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1. Nikou GC, Lygidakis NJ, Toubanakis C, Pavlatos S, Tseleni-Balafouta S, Giannatou E, Mallas E, Safioleas M: Current diagnosis and treatment of gastrointestinal carcinoids in a series of 101 patients: the significance of serum chromogranin-A, somatostatin receptor scintigraphy and somatostatin analogues. Hepatogastroenterology; 2005 May-Jun;52(63):731-41
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  • [Source] The source of this record is MEDLINE®, a database of the U.S. National Library of Medicine.
  • [Title] Current diagnosis and treatment of gastrointestinal carcinoids in a series of 101 patients: the significance of serum chromogranin-A, somatostatin receptor scintigraphy and somatostatin analogues.
  • BACKGROUND/AIMS: Carcinoids are relatively rare tumors that arise from neuroendocrine cells and have proved to be slow growing malignancies which involve many organs and most frequently the gastrointestinal (GI) tract.
  • Herein we present in this study 101 pts with carcinoid tumors that originated from the GI tract and pancreas.
  • Also, we analyze the clinical and pathological features, pointing out the characteristics of this group of neoplasms and describing our diagnostic and therapeutical approach, in parallel with a brief review of the literature.
  • The primary tumors originated from the GI tract in 97/101 pts (appendix 34%, small intestine 31%, stomach 14%, duodenum 6%, colon 6%, rectum 3%) and from the pancreas in 4/101 (4%).
  • The diagnosis was confirmed histologically in all cases, after surgical excision of the primary tumor or by biopsies taken during endoscopy.
  • All pts were evaluated several times per year with clinical, biochemical and imaging assessments, including neuroendocrine markers [urinary 5-Hydroxyindoleacetic acid (5-HIAA), serum Chromogranin-A (CgA)] and Somatostatin Receptor Scintigraphy (OCTREOSCAN).
  • RESULTS: Patients were referred to us with gastrointestinal symptoms or symptoms of the "carcinoid syndrome" (flushing, and diarrhea), depending mainly on the location of the primary tumors and the existence or not of metastases.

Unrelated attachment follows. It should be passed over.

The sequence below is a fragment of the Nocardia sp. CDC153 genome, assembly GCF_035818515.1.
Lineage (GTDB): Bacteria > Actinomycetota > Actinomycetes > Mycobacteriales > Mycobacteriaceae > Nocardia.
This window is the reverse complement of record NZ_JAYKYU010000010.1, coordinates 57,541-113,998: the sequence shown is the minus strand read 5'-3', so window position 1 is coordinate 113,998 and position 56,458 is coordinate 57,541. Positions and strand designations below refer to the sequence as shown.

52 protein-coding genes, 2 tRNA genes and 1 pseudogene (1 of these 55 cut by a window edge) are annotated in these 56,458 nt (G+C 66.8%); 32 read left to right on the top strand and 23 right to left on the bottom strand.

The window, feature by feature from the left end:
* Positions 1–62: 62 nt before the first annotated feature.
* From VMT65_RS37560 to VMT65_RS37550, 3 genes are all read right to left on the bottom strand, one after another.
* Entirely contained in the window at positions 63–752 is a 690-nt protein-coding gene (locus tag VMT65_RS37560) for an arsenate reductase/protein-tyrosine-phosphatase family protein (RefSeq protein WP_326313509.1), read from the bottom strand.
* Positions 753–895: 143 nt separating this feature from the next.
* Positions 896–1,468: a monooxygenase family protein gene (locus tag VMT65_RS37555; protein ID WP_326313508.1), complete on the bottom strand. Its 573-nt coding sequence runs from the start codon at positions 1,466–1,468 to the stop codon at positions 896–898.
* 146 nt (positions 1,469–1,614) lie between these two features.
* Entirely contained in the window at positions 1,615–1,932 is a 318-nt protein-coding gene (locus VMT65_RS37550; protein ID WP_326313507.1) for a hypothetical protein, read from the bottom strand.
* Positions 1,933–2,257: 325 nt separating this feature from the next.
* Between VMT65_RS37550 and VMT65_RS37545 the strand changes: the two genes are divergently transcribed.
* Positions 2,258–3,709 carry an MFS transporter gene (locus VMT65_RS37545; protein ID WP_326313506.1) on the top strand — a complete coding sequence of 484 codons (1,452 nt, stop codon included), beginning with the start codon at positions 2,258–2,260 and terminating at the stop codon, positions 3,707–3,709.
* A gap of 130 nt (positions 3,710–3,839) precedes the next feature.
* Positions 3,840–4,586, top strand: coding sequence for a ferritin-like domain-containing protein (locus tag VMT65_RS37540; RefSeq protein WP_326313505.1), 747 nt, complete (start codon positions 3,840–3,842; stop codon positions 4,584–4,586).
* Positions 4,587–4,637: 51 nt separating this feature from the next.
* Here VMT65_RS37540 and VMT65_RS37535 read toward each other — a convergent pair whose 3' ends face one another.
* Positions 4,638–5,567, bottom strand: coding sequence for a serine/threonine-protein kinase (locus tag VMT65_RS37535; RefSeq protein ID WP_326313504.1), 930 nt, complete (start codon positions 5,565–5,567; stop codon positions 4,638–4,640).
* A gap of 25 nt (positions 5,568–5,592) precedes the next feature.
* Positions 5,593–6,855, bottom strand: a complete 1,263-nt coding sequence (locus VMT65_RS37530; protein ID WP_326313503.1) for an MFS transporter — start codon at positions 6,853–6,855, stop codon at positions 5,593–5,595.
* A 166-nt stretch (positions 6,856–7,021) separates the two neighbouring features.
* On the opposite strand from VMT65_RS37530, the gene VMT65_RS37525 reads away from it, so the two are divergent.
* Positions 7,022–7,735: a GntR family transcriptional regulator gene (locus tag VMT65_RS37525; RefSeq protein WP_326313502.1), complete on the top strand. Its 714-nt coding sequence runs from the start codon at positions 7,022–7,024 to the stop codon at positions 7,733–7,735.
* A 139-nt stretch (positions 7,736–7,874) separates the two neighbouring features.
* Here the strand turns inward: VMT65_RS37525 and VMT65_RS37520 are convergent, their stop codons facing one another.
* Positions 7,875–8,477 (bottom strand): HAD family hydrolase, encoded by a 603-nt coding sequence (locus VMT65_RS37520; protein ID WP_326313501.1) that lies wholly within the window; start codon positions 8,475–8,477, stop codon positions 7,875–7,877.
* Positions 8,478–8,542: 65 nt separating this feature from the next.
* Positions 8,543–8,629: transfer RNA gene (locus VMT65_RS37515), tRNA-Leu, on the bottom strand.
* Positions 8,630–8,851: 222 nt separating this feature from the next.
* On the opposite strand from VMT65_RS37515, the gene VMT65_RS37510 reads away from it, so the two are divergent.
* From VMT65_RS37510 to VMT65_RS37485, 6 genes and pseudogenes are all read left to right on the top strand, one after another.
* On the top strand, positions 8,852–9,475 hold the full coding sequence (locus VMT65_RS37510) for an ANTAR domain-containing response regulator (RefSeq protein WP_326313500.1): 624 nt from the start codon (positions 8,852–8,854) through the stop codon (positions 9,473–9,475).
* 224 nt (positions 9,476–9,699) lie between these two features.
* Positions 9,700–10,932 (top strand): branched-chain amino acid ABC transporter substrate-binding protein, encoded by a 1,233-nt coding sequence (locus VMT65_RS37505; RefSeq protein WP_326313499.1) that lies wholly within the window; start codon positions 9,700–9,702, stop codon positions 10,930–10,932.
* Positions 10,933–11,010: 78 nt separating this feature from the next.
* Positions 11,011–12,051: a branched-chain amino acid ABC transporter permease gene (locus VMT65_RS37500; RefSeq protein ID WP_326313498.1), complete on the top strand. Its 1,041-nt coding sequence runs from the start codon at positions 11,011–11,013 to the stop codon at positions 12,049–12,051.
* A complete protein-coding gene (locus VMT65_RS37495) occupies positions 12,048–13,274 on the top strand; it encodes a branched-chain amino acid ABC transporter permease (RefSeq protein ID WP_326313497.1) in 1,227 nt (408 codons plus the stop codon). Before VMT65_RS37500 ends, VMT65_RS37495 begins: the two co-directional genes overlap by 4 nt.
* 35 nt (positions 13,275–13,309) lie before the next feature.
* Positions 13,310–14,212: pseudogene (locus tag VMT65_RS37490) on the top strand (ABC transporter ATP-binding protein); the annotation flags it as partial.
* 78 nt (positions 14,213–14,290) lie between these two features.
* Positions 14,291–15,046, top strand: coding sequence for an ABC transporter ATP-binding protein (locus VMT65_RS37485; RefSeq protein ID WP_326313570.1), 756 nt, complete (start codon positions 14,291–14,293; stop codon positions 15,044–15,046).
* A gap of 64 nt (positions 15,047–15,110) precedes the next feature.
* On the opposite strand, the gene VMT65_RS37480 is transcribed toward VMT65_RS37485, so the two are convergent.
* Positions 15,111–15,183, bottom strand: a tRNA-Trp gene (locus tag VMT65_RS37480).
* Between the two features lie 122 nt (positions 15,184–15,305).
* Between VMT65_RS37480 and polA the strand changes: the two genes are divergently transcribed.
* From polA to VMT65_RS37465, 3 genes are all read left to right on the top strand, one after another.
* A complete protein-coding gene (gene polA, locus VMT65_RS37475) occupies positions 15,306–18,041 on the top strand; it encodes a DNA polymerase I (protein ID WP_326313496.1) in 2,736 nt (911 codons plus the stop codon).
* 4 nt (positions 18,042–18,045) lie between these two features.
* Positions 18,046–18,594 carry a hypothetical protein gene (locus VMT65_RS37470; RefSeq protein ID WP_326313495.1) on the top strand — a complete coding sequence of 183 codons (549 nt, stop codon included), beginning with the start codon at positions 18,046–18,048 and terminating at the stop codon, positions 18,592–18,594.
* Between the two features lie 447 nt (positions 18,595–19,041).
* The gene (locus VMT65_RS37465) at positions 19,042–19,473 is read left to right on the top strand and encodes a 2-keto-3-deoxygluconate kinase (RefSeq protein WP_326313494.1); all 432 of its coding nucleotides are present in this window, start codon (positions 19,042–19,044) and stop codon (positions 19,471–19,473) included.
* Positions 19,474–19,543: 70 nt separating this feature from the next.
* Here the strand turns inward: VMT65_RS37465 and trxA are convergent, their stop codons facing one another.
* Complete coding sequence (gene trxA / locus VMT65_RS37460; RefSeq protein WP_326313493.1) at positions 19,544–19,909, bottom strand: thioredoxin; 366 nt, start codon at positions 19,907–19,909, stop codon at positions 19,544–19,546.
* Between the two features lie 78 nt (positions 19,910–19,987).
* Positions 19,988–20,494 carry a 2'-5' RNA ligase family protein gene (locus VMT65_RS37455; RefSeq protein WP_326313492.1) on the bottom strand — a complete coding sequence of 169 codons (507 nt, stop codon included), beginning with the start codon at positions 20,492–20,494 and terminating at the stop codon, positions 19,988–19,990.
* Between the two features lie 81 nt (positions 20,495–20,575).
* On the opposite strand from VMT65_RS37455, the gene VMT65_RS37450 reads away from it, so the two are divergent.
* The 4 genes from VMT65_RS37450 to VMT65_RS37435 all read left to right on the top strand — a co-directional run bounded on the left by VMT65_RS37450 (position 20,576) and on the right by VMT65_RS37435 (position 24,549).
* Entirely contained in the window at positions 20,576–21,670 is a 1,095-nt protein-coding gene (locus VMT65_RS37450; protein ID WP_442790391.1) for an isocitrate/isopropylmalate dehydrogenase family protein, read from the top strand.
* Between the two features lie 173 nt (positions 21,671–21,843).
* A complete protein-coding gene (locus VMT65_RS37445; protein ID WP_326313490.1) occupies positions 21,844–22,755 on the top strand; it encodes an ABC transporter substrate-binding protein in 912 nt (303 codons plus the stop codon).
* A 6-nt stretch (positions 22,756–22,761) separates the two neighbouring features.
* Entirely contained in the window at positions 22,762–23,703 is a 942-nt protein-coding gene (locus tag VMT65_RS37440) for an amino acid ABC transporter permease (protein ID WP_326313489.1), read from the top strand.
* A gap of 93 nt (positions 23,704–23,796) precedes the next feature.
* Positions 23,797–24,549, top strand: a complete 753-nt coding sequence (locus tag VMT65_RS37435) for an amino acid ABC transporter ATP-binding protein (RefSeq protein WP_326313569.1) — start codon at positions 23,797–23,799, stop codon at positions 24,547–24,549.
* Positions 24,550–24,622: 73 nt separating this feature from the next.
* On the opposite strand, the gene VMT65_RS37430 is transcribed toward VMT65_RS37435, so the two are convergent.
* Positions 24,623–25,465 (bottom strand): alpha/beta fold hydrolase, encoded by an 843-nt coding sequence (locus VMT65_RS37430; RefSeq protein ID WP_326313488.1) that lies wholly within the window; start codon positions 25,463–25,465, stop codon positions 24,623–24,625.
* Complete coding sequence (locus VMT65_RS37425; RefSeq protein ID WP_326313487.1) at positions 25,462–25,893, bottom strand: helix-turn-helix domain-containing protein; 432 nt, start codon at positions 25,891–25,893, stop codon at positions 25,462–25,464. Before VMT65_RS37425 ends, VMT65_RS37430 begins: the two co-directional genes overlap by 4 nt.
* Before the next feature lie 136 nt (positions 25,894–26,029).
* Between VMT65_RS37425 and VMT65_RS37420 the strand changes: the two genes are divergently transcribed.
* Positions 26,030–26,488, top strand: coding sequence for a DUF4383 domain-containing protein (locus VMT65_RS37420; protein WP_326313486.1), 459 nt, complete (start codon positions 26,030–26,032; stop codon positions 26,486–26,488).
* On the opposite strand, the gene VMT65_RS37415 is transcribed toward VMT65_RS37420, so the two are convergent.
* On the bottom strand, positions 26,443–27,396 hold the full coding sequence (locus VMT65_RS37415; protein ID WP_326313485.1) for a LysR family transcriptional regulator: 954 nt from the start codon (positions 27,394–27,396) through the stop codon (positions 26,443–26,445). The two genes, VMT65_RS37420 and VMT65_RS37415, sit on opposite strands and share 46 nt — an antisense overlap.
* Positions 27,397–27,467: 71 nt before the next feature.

• CgA and 5-HIAA levels were increased especially in metastatic tumors.
  • Localization of the primary tumors to facilitate surgery was made by many imaging techniques (US, CT, MRI, Enteroclysis, OCTREOSCAN) and endoscopic procedures.
  • OCTREOSCAN was positive in 94% pts with metastatic disease.
  • Furthermore, it revealed the primary and the metastatic lesions in 16% and 33% of pts with carcinoids of the small intestine respectively, while other conventional imaging procedures (including MRI) were negative at the same time.
  • Seventy-four percent of the pts underwent a surgical resection of the primary tumor, while in 21%, an endoscopic polypectomy was performed.
  • All pts with metastatic tumors and positive OCTREOSCAN, were treated with Somatostatin analogues, which resulted in control of symptoms (75%), stabilization of tumor growth (71%) or tumor shrinkage (9%).
  • A combined therapy with the addition of interferon-a was initiated in pts in whom, despite the increase of drug dosage and the shortening of administration intervals, a complete clinical and biochemical response was no more achieved with Somatostatin analogues alone.
  • Pancreatic carcinoids and also those that originated from the proximal colon were found to have worst prognosis.
  • CONCLUSIONS: a) Tumor size (especially in appendiceal and gastric carcinoids) and, also, the dispersion of disease, highly predict the evolution of the patients;.
  • b) serum Chromogranin-A seems to be a very useful tumor marker for the diagnosis and follow-up of pts with GI carcinoids;.
  • c) the introduction of new imaging techniques and especially OCTREOSCAN contributes to a better localization of the primary tumors and their metastases, as well as, to the right decision of the appropriate medical treatment;.
  • d) surgical excision is the treatment of choice in nonmetastatic tumors; and e) in pts with metastatic disease, the administration of Somatostatin analogues improves their quality of life.
  • [MeSH-major] Biomarkers, Tumor / blood. Carcinoid Tumor / diagnosis. Chromogranins / blood. Gastrointestinal Neoplasms / diagnosis. Receptors, Somatostatin / blood. Somatostatin / analogs & derivatives